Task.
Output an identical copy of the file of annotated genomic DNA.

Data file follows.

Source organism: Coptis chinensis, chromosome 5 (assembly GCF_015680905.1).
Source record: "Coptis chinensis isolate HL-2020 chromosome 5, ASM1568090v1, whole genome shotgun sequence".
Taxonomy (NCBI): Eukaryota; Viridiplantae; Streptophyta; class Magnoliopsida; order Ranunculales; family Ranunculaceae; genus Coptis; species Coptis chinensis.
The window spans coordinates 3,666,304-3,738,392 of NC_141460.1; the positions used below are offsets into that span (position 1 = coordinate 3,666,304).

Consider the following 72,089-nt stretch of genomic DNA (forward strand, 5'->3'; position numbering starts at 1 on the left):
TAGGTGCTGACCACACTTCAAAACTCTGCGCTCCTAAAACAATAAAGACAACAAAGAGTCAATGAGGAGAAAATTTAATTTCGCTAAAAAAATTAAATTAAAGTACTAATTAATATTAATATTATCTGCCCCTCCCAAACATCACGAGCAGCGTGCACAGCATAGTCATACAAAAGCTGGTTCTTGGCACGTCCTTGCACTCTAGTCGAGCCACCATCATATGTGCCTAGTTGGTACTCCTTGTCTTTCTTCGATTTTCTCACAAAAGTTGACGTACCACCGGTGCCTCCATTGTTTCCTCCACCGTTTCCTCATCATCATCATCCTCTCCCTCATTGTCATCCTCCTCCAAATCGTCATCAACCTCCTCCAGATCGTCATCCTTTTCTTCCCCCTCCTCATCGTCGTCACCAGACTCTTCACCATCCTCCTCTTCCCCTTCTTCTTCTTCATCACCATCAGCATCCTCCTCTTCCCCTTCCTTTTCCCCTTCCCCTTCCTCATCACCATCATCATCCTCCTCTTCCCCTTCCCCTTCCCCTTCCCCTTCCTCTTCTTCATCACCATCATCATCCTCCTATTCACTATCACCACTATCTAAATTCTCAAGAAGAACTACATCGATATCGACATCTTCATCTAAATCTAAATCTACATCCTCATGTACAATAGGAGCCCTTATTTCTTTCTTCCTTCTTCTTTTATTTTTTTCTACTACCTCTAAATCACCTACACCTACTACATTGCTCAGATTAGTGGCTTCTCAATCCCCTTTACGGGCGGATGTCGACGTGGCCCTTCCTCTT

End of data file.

Source organism: Coptis chinensis, chromosome 5 (assembly GCF_015680905.1).
Source record: "Coptis chinensis isolate HL-2020 chromosome 5, ASM1568090v1, whole genome shotgun sequence".
Taxonomy (NCBI): Eukaryota; Viridiplantae; Streptophyta; class Magnoliopsida; order Ranunculales; family Ranunculaceae; genus Coptis; species Coptis chinensis.
The window spans coordinates 3,666,304-3,738,392 of NC_141460.1; the positions used below are offsets into that span (position 1 = coordinate 3,666,304).

Consider the following 72,089-nt stretch of genomic DNA (forward strand, 5'->3'; position numbering starts at 1 on the left):
TAGGTGCTGACCACACTTCAAAACTCTGCGCTCCTAAAACAATAAAGACAACAAAGAGTCAATGAGGAGAAAATTTAATTTCGCTAAAAAAATTAAATTAAAGTACTAATTAATATTAATATTATCTGCCCCTCCCAAACATCACGAGCAGCGTGCACAGCATAGTCATACAAAAGCTGGTTCTTGGCACGTCCTTGCACTCTAGTCGAGCCACCATCATATGTGCCTAGTTGGTACTCCTTGTCTTTCTTCGATTTTCTCACAAAAGTTGACGTACCACCGGTGCCTCCATTGTTTCCTCCACCGTTTCCTCATCATCATCATCCTCTCCCTCATTGTCATCCTCCTCCAAATCGTCATCAACCTCCTCCAGATCGTCATCCTTTTCTTCCCCCTCCTCATCGTCGTCACCAGACTCTTCACCATCCTCCTCTTCCCCTTCTTCTTCTTCATCACCATCAGCATCCTCCTCTTCCCCTTCCTTTTCCCCTTCCCCTTCCTCATCACCATCATCATCCTCCTCTTCCCCTTCCCCTTCCCCTTCCCCTTCCTCTTCTTCATCACCATCATCATCCTCCTATTCACTATCACCACTATCTAAATTCTCAAGAAGAACTACATCGATATCGACATCTTCATCTAAATCTAAATCTACATCCTCATGTACAATAGGAGCCCTTATTTCTTTCTTCCTTCTTCTTTTATTTTTTTCTACTACCTCTAAATCACCTACACCTACTACATTGCTCAGATTAGTGGCTTCTCAATCCCCTTTACGGGCGGATGTCGACGTGGCCCTTCCTCTT